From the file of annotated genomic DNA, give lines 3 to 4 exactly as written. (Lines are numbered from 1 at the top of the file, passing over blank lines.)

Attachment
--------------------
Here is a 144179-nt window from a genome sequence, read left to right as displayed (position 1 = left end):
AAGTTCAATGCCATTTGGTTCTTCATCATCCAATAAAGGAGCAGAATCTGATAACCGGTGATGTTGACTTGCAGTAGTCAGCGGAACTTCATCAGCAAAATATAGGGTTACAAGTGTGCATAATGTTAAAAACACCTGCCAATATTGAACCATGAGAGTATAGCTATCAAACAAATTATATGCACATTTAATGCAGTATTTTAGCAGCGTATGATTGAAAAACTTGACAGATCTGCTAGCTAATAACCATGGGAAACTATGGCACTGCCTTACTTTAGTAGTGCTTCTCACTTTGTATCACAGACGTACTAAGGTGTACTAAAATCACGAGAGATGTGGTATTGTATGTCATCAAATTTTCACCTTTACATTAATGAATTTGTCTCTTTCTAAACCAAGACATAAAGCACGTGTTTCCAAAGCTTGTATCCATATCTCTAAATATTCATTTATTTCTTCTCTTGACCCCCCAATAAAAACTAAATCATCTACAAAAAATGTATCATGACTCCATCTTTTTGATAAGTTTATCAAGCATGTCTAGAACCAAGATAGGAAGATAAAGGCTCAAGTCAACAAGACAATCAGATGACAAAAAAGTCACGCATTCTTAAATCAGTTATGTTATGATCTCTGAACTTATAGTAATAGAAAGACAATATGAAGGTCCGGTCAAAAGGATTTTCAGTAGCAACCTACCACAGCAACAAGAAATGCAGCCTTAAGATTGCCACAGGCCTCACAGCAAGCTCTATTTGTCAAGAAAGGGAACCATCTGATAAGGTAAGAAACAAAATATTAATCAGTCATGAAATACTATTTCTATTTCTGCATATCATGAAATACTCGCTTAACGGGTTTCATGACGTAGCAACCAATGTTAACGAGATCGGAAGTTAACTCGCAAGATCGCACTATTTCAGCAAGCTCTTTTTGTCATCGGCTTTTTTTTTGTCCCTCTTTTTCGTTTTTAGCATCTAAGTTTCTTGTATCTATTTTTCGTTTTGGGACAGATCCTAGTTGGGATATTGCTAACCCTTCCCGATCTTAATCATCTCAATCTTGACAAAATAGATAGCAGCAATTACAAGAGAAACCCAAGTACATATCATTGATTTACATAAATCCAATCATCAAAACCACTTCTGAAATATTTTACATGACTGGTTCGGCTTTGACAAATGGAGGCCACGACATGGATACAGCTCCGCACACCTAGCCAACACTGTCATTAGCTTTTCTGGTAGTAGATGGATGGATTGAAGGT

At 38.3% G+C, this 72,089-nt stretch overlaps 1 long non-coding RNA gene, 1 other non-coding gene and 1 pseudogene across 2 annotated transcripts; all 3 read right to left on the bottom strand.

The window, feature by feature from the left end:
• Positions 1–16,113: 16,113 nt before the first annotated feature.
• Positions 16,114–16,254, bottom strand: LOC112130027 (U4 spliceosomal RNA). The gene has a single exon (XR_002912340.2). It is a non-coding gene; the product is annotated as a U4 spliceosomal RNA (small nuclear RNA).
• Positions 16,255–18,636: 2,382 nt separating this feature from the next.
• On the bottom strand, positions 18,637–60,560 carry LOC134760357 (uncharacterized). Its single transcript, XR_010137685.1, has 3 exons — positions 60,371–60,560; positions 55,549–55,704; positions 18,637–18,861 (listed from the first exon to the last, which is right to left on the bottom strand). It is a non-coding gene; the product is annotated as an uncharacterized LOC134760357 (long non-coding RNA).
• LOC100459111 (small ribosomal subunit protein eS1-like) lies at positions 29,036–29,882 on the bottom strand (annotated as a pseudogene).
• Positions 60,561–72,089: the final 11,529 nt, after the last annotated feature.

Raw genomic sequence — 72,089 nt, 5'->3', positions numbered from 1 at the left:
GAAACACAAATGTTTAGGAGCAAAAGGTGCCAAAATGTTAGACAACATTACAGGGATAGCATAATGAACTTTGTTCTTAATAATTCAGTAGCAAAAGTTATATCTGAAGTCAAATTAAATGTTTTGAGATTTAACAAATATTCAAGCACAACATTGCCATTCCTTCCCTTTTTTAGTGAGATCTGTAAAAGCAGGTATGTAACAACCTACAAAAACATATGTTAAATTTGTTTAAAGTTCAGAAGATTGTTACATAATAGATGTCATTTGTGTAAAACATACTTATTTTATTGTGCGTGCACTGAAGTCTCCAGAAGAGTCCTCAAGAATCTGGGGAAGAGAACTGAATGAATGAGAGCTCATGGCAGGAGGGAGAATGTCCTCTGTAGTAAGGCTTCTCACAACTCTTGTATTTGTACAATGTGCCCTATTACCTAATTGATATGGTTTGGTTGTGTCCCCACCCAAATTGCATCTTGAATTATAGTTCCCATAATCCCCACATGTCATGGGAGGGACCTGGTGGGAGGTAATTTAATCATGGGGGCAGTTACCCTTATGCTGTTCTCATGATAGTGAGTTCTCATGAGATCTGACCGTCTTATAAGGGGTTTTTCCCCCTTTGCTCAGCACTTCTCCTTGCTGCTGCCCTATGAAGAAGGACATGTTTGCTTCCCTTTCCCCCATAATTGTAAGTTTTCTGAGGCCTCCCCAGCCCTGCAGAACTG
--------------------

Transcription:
At 38.3% G+C, this 72,089-nt stretch overlaps 1 long non-coding RNA gene, 1 other non-coding gene and 1 pseudogene across 2 annotated transcripts; all 3 read right to left on the bottom strand.

The window, feature by feature from the left end: